People marching in a Black Lives Matter protest in Seattle on Sunday said they were upset by how a largely white crowd reacted to the disruption of Bernie Sanders’ rally the day before.
"I was really shocked and just taken aback of the way the crowd reacted to the two young women that courageously took over the stage,” said K.L. Shannon, a board member with the Seattle NAACP chapter who marched. “It sent a clear message on how they really feel about black people."
The march from Seattle’s Capitol Hill neighborhood to the Central Area brought out a couple hundred people on the one-year anniversary of the killing of Michael Brown in Ferguson, Missouri.
On Saturday during Sanders’ rally in Westlake Park, two black women jumped up on either side of the Democratic presidential candidate as he prepared to speak.
The women threatened that if they didn’t get to speak, the event would be shut down.
After a brief negotiation, event organizers acquiesced and gave the women time at the mic as Sanders stood to the side.
There were boos from the crowd.
“I was going to tell Bernie how racist this city is, filled with its progressives, but you already did it for me. Thank you,” said one of the two women, Seattle Black Lives Matter co-founder Marissa Johnson.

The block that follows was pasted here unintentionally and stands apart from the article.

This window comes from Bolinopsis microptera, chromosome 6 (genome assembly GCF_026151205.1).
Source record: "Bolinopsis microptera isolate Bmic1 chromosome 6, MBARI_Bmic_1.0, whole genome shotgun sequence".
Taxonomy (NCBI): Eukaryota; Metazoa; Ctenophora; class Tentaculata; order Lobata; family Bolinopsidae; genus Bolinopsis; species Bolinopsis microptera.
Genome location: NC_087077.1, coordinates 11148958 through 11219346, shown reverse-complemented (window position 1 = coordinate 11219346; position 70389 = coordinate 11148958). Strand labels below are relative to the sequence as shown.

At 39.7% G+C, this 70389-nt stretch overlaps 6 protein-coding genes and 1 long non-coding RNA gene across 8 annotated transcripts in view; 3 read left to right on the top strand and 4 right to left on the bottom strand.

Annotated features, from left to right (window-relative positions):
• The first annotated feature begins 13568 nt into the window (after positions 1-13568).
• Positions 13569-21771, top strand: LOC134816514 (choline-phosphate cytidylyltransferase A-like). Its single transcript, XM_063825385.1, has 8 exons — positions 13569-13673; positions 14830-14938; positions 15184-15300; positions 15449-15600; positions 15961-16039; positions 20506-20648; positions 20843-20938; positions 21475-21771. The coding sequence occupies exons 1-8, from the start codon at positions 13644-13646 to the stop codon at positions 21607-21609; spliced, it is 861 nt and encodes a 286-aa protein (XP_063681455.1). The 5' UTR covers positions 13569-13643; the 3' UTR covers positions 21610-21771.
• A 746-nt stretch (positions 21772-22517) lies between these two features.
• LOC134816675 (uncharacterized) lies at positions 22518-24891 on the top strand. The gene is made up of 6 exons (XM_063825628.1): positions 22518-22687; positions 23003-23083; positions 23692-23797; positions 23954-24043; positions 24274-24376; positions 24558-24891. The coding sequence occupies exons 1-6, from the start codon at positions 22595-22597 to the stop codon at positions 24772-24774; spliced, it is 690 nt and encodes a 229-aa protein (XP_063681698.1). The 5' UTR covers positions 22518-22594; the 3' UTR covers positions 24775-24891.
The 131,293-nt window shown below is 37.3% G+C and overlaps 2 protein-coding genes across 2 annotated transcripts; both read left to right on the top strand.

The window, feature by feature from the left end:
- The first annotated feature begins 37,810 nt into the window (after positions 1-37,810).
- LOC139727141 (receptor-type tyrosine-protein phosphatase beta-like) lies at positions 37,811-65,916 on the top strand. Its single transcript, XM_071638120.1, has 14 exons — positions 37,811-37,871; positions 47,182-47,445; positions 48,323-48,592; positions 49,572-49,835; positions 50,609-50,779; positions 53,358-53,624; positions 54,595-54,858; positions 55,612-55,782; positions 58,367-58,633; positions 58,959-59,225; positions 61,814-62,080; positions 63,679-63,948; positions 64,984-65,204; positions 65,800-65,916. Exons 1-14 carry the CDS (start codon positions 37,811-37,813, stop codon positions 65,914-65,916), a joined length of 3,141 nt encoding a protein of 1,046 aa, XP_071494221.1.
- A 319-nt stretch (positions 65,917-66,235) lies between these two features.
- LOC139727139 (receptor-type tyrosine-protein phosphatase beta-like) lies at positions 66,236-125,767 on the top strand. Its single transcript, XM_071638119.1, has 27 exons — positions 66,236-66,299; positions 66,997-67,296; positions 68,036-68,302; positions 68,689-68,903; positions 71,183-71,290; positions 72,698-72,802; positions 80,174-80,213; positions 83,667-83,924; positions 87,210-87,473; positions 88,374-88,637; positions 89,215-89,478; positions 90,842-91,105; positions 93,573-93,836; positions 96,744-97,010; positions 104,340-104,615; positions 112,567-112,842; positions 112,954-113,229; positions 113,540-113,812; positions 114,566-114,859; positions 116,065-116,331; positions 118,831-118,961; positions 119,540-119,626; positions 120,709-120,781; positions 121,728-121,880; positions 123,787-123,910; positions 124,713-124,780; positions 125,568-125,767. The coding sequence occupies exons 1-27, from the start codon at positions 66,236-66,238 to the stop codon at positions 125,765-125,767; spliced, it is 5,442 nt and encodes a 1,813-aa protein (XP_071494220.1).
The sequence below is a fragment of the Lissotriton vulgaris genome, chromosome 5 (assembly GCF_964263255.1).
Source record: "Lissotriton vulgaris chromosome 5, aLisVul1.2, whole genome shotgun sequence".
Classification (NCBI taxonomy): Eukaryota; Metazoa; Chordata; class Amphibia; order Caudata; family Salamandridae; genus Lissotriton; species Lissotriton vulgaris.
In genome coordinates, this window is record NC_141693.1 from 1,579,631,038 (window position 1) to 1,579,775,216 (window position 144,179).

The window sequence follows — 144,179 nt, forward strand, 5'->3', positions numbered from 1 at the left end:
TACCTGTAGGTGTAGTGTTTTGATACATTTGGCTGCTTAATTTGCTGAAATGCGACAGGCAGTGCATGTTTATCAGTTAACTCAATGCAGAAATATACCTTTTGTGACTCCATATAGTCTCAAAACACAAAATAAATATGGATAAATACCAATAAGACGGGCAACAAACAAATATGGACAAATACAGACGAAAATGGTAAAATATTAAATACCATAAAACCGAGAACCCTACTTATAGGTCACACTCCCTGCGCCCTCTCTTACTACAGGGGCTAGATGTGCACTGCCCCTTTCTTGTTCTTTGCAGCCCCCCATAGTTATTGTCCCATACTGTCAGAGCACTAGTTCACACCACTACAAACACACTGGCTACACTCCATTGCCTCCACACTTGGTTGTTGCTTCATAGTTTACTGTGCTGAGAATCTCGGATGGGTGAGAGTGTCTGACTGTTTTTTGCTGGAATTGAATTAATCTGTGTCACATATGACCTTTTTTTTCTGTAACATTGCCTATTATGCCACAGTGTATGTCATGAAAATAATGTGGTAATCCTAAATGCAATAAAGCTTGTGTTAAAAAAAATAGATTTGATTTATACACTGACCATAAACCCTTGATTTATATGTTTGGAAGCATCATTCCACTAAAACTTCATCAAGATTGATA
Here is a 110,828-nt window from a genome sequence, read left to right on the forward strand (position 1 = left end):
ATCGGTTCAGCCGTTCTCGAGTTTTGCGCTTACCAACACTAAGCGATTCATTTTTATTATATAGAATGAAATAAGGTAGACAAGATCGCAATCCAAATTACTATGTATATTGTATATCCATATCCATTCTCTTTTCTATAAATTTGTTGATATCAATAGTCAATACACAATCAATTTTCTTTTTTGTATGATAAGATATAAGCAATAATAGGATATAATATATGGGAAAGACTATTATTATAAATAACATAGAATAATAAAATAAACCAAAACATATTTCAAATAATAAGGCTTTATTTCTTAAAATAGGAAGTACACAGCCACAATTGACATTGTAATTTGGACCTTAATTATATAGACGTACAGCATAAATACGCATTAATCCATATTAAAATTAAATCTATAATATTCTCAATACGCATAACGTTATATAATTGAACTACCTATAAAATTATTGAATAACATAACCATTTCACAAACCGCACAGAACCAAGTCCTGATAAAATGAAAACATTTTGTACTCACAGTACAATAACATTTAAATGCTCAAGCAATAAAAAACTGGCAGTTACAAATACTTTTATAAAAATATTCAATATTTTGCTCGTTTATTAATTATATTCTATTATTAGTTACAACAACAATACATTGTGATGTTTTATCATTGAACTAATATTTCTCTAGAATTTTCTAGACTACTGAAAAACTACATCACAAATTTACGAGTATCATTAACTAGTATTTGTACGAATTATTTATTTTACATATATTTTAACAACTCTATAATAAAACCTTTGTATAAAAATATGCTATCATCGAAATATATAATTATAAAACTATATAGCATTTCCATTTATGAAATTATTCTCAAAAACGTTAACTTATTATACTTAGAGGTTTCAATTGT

“Now that you’ve covered yourself and your white supremacist liberalism, I will formerly welcome Bernie Sanders to Seattle.”
Johnson asked for four and a half minutes of silence to honor Brown. The silence was first interrupted by chants of “Let him speak” and “Bernie, Bernie,” but a minute in, most everyone in the crowd of thousands fell quiet.
But Sanders never got to deliver his speech, though he spoke to thousands later at the University of Washington.
At Sunday night’s march, which ended at Garfield High School shortly after 9 p.m., Shannon expressed disappointment in Seattle's "so-called white liberal community."
“It made it very clear to me that there is not support for the Black Lives Matter movement here in Seattle,” she said.
Some older members of Seattle's black community said they're inspired by the recent and renewed activism from communities of color.
"I'm very proud of them and any young person that's willing to speak truth to power, with the right guidance,” said Khalif Muhammad, who watched Sunday’s march from a bus stop. “I'm with them."
Correction, 11:40 a.m., 8/10/2015: In an earlier version of this story, Khalif Muhammad's first name was misspelled.